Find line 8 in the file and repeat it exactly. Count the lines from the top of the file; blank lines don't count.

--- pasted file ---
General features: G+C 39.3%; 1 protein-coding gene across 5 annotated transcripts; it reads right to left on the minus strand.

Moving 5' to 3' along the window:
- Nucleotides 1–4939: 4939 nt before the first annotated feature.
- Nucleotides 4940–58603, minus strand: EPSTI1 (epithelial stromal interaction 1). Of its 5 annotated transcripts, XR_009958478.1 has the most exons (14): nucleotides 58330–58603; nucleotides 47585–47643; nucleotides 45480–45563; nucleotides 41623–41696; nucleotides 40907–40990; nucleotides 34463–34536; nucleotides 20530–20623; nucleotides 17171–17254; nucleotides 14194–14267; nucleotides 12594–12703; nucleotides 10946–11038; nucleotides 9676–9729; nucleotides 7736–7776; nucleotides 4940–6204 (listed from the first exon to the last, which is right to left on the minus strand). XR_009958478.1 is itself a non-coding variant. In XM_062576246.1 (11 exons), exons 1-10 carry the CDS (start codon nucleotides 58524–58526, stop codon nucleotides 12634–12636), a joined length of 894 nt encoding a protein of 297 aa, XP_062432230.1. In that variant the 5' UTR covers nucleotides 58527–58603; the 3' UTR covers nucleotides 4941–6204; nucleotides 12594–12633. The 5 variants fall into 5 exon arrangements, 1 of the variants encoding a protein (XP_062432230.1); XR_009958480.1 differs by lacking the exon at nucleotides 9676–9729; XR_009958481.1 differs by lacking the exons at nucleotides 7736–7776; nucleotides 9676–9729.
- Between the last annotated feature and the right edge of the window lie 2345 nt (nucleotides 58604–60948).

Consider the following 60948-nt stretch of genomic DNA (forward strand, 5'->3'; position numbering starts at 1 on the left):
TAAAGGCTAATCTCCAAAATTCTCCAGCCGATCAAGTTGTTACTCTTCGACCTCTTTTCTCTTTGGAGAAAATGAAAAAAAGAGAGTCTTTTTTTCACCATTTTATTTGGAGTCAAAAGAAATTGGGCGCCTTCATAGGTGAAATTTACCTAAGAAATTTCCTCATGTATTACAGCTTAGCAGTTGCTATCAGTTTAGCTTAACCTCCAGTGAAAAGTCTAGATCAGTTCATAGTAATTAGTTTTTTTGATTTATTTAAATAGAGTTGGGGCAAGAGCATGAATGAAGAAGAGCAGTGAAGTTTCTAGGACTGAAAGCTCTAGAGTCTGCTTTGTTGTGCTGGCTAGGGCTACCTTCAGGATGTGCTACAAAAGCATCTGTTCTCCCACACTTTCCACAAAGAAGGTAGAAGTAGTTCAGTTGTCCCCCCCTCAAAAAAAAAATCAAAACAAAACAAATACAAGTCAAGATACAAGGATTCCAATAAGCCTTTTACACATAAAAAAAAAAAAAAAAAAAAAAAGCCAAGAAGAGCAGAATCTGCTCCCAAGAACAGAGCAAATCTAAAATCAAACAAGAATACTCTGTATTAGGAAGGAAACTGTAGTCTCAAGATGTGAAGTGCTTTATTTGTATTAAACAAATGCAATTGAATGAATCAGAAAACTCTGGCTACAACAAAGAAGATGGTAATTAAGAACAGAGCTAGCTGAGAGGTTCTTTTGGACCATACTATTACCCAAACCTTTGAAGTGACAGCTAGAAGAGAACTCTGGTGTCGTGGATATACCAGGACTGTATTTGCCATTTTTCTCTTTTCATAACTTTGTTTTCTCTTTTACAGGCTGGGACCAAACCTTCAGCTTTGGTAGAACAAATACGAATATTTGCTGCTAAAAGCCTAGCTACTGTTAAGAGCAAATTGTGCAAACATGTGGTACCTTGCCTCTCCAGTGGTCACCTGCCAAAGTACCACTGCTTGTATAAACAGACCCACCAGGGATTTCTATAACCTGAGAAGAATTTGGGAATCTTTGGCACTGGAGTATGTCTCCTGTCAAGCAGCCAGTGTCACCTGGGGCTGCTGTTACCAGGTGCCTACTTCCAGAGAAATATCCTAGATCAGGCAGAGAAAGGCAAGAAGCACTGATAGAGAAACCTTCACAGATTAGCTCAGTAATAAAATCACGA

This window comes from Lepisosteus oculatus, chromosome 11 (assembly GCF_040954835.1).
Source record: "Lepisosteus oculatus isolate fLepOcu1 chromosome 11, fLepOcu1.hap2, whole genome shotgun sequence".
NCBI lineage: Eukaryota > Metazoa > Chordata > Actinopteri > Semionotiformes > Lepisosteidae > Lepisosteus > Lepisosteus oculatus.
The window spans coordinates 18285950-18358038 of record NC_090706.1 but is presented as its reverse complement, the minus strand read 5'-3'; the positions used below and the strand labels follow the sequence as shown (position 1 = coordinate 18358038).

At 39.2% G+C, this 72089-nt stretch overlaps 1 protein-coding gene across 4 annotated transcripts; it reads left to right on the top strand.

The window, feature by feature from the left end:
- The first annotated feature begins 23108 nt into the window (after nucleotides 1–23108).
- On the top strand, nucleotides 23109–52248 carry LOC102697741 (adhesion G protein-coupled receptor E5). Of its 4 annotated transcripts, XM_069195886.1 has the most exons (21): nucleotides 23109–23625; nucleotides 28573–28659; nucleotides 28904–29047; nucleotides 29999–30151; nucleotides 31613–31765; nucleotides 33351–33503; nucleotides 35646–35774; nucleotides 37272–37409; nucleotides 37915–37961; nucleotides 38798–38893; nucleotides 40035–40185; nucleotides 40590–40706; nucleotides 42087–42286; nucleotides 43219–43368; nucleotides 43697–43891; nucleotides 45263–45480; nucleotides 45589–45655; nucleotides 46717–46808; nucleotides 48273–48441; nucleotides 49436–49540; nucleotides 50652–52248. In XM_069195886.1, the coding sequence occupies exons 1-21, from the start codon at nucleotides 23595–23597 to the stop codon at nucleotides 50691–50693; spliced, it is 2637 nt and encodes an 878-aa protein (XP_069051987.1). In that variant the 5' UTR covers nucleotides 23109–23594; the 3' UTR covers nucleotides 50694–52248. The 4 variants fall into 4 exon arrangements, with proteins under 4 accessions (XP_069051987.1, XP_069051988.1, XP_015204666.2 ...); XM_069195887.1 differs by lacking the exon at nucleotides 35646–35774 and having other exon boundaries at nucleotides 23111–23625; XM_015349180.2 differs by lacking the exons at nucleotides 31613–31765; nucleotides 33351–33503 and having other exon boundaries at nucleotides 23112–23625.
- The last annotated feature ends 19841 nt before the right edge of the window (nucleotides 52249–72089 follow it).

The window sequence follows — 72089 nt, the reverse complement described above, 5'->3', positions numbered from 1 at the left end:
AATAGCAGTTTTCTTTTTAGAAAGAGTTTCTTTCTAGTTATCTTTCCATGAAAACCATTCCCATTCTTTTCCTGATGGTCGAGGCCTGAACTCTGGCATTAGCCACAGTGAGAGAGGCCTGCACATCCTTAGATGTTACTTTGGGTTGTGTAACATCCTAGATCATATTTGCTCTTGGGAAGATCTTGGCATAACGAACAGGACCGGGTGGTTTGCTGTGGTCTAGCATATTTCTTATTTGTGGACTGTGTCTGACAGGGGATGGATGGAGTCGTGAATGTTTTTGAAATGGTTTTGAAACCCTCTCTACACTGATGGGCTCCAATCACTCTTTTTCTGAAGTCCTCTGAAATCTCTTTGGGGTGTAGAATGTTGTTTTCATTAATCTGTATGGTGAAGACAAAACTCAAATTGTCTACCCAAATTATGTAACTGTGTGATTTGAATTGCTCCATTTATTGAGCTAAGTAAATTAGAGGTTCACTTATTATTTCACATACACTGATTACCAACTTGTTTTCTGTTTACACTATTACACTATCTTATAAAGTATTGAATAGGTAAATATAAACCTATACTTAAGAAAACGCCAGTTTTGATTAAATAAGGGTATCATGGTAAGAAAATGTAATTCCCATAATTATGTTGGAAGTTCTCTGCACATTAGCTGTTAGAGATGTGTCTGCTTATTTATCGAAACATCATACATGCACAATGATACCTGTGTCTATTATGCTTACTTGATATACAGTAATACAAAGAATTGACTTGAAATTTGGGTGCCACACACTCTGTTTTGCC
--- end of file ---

This window comes from Lepisosteus oculatus, chromosome 11 (assembly GCF_040954835.1).